2. Go back to Google Hangouts and share the newly opened VLC window, which now acts as your "portal" to the interesting part of your screen.

Important notes

  1. Move the VLC window away from the part of the screen you are capturing to avoid inception effects.

  2. Do NOT resize OR minimize the VLC window because it will affect the resolution of your screen share. If you want to get it out of your way while streaming to hangouts, just move it off-screen WITHOUT resizing it, or just pretend it's not there.

  3. The mouse pointer is not captured by VLC in linux. The author of the workaround suggests a solution for this as well: ExtraMaus, a simple C programs which creates a "clone" of your mouse, but visible by VLC.

[TL;DR] Explaining the values I chose in the example

  1. The screen:// parameter indicates we want to enable the Screen Capture module. You'll always use this parameter as is.

  2. The flags --no-video-deco and --no-embedded-video hide the window menu and video control toolbar respectively. You don't want to share these through Hangouts, so I suggest you always include these parameters.

  3. The --screen-fps=20 does not have to be 20. You can make it 30 or 10, since performance is primarily affected by how Chrome encodes the video stream.

  4. The area of the screen you want to captured follows the standard convention [--screen-top, --screen-left, --screen-width, --screen-height]. Supposing I had two monitors, each 1920x1080, giving a total 3840x1080 "virtual" screen when placed one next to the other, I could give the following coordinates:

    1. [ 0, 0, 1920, 1080] for my entire left screen
    2. [ 0, 1920, 1920, 1080] for my entire right screen
    3. [32, 0, 1920, 1000] for a part of my left screen which spans across its full width but trims 32 pixels from its top (where I usually have a window's title bar) and 1080-1000-32 = 48 pixels from its bottom (where I have my KDE taskbar).
  • 1
    This is decent workaround. Easy to implement. Thanks – Pierre de LESPINAY Sep 27 '17 at 15:00
  • if face problem like : VLC is unable to open the MRL 'screen://'. Check the log for details. sudo apt-get install vlc-plugin-access-extra then use the command line from above to open your vlc – Leo Yu Jun 7 '18 at 17:53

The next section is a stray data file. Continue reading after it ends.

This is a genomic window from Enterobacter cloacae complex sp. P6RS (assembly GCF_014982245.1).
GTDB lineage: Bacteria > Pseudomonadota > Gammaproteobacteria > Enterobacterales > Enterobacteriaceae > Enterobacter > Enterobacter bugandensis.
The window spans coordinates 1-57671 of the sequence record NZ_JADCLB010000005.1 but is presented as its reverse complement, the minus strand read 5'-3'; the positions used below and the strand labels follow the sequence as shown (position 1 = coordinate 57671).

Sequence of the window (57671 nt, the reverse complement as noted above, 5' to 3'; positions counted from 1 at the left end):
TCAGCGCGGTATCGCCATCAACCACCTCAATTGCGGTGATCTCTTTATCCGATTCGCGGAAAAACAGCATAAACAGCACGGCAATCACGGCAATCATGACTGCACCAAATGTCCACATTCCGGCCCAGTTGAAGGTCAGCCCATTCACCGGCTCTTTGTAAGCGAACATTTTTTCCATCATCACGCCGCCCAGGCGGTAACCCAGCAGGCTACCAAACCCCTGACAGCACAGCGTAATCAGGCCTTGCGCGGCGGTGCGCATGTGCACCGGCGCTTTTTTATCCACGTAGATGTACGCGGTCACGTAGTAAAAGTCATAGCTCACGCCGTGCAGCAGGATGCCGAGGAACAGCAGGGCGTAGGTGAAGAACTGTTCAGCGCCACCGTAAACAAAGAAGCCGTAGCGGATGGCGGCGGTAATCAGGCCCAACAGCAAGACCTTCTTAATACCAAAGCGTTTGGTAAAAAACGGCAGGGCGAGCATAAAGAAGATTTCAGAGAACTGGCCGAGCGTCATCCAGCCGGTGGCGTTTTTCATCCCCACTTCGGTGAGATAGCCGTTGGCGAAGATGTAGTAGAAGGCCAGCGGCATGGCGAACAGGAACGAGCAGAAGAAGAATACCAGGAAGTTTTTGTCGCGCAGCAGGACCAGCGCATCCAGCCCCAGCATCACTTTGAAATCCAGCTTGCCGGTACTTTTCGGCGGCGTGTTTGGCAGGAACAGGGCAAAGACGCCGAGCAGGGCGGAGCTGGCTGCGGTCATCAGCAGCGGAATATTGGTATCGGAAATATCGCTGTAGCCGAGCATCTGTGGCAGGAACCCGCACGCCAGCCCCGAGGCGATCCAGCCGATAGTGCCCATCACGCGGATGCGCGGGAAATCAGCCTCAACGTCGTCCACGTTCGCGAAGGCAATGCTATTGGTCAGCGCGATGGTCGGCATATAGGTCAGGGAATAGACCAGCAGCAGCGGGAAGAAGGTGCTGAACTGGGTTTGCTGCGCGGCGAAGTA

• I was able to use that for a long time with Debian. I'm in Ubuntu now and it doesn't seem to know the arguments: unknown option or missing mandatory argument '--screen-top=0' – Pierre de LESPINAY Nov 16 '18 at 13:17
  • 1
    I made some notes on doing this with i3 gist.github.com/kylebrandt/237368095cd9803536ac26529340a60f – Kyle Brandt Jan 17 at 18:07
5

I think I have found a better workaround than using vlc. We just need to create a fake webcam that shows our screen.

# Unload
sudo rmmod v4l2loopback
# Load module
sudo modprobe v4l2loopback video_nr=7 'card_label=myFakeCam' 'exclusive_caps=1'

ffmpeg -f x11grab -r 20 -s 1920x1080 -i :0.0+0,0 -vcodec rawvideo -pix_fmt yuv420p -threads 0 -f v4l2 /dev/video7

Then we need to make it appear in chromium in list of available cameras. We can make it for example by deactivating and then activating internal laptop webcam. First you should find out its usb bus and port number. In my case: Bus is 01 and Port is 4, so I run:

sudo sh -c "echo '0'> /sys/bus/usb/devices/1-4/bConfigurationValue"
sudo sh -c "echo '1'> /sys/bus/usb/devices/1-4/bConfigurationValue"

After that I am able to choose myFakeCam in Hangouts.

I have described some other ideas and some more details in hliss repo.

Google Chrome can't see fake camera

0

Modified version of the script in hliss repo to be able to select the area of a window or draw the area with a rectangle.

https://gist.github.com/adrianlzt/216aabb9568b162c92317f768d889c76

-2

Load xrdp on your laptop. Start an rdesktop connection to localhost. Use the rdesktop session to initiate the google+ session, and only that window/desktop will be shared.

I realize this is more of a work-around, but it will get done what you are looking to do.

  • Funny :-). But yes, that is not really a solution (not even a work-around). I would rather simply turn off the laptop screen before starting the hangout, which is faster and cleaner... ;-) One usually wants to share what they have already opened in their desktops (what they are currently working on). – Peque Dec 9 '15 at 11:10